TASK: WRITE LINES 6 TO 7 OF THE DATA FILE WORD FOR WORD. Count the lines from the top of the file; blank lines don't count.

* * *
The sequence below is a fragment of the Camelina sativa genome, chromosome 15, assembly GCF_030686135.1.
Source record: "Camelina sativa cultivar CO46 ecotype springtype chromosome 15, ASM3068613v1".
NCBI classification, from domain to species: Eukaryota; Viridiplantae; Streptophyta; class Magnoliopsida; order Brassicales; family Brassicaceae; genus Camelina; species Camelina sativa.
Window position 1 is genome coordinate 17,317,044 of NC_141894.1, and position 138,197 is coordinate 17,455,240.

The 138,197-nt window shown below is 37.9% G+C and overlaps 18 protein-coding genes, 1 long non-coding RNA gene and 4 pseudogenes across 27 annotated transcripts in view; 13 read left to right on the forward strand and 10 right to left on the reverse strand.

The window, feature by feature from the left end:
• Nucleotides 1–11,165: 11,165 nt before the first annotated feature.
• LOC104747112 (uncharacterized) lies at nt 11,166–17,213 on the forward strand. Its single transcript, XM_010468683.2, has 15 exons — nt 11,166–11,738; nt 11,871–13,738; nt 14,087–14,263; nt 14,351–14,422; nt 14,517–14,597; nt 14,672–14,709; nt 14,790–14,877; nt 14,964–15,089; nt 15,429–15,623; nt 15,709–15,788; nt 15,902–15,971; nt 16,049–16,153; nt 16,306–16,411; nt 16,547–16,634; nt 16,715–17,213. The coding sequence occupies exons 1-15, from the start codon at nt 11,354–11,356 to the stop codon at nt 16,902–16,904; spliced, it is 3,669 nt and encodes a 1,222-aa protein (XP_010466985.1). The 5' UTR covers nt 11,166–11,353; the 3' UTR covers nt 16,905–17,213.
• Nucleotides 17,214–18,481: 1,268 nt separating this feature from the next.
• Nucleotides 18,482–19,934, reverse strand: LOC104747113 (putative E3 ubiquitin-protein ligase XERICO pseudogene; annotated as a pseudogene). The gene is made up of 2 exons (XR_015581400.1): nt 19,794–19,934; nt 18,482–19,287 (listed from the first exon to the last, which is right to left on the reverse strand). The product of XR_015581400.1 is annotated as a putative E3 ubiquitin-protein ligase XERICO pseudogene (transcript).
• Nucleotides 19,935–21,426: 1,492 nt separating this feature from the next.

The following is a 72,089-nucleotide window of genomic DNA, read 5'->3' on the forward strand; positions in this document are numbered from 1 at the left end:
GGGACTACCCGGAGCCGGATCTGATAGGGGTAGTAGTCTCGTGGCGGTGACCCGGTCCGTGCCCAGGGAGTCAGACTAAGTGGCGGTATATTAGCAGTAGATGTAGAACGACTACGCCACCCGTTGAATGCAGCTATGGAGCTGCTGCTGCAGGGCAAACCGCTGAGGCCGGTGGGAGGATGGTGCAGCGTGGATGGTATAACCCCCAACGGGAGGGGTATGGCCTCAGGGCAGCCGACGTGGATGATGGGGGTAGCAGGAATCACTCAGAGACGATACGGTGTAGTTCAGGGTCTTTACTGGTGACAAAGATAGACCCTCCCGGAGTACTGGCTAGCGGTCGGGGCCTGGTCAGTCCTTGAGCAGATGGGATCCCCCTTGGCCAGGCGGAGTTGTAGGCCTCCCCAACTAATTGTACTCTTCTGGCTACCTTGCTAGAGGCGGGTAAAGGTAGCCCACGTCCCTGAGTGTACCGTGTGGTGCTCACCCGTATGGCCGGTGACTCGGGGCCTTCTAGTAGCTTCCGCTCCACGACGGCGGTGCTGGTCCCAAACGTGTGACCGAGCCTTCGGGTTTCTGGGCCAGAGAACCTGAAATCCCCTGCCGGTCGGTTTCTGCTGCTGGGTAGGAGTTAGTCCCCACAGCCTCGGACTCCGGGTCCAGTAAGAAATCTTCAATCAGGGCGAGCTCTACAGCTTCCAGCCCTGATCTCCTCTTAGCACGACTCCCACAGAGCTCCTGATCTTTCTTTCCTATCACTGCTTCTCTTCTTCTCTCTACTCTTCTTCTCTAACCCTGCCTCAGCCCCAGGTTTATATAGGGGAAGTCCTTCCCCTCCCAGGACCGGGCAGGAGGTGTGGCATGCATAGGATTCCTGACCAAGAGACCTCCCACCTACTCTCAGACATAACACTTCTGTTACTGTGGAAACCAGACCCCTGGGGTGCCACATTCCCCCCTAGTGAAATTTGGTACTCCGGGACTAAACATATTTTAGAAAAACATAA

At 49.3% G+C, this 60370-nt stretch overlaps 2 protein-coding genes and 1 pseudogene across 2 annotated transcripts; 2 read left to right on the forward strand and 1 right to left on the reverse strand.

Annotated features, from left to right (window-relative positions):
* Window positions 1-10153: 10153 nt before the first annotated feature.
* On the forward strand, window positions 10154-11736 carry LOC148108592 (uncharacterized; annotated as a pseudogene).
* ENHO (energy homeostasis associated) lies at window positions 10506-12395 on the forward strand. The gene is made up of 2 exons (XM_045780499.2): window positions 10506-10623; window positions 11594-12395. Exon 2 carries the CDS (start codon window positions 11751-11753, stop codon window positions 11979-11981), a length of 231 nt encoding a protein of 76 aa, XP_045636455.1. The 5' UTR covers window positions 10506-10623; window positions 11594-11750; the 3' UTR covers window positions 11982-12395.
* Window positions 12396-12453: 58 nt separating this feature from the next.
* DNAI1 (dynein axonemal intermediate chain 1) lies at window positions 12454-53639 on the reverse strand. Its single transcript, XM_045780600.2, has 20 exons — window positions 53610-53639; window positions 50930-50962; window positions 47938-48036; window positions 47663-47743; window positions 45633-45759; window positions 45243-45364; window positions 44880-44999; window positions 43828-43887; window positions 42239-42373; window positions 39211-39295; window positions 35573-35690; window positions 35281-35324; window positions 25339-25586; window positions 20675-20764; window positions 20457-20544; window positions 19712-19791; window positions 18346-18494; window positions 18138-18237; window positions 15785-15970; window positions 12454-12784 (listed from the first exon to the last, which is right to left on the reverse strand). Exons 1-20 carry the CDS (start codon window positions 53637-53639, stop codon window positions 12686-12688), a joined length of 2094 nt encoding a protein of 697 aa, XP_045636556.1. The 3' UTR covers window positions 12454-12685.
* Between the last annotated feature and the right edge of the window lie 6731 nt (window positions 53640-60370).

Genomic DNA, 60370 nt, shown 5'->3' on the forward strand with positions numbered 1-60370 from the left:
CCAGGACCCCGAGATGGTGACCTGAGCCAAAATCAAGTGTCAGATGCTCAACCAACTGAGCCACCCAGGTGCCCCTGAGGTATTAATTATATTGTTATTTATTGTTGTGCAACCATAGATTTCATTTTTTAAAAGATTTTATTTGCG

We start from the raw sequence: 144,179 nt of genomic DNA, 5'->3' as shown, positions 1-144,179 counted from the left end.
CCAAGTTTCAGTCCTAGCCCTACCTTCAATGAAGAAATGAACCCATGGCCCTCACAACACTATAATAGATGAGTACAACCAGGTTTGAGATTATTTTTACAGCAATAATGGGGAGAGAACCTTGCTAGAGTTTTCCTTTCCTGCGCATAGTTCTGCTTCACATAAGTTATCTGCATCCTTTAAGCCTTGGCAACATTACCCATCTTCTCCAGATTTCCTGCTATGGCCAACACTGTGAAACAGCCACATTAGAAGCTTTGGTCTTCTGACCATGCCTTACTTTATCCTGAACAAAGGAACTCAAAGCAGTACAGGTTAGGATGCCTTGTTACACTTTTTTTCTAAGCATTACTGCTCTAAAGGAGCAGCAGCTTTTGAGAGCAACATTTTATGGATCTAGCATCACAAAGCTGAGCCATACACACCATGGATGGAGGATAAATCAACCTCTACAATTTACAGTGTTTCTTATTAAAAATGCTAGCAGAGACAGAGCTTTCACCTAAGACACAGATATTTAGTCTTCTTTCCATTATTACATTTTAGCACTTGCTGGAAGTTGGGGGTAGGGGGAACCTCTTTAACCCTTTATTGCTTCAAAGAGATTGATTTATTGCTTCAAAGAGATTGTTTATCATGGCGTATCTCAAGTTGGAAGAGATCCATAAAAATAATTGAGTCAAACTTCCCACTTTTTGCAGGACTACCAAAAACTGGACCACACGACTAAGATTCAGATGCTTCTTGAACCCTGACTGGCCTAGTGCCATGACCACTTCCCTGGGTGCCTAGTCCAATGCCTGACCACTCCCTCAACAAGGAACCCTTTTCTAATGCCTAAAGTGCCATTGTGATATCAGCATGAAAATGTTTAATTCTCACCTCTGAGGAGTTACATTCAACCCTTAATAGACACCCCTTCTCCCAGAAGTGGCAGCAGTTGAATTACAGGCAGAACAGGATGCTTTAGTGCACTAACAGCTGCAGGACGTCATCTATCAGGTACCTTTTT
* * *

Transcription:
The window, feature by feature from the left end:
• Nucleotides 1–11,165: 11,165 nt before the first annotated feature.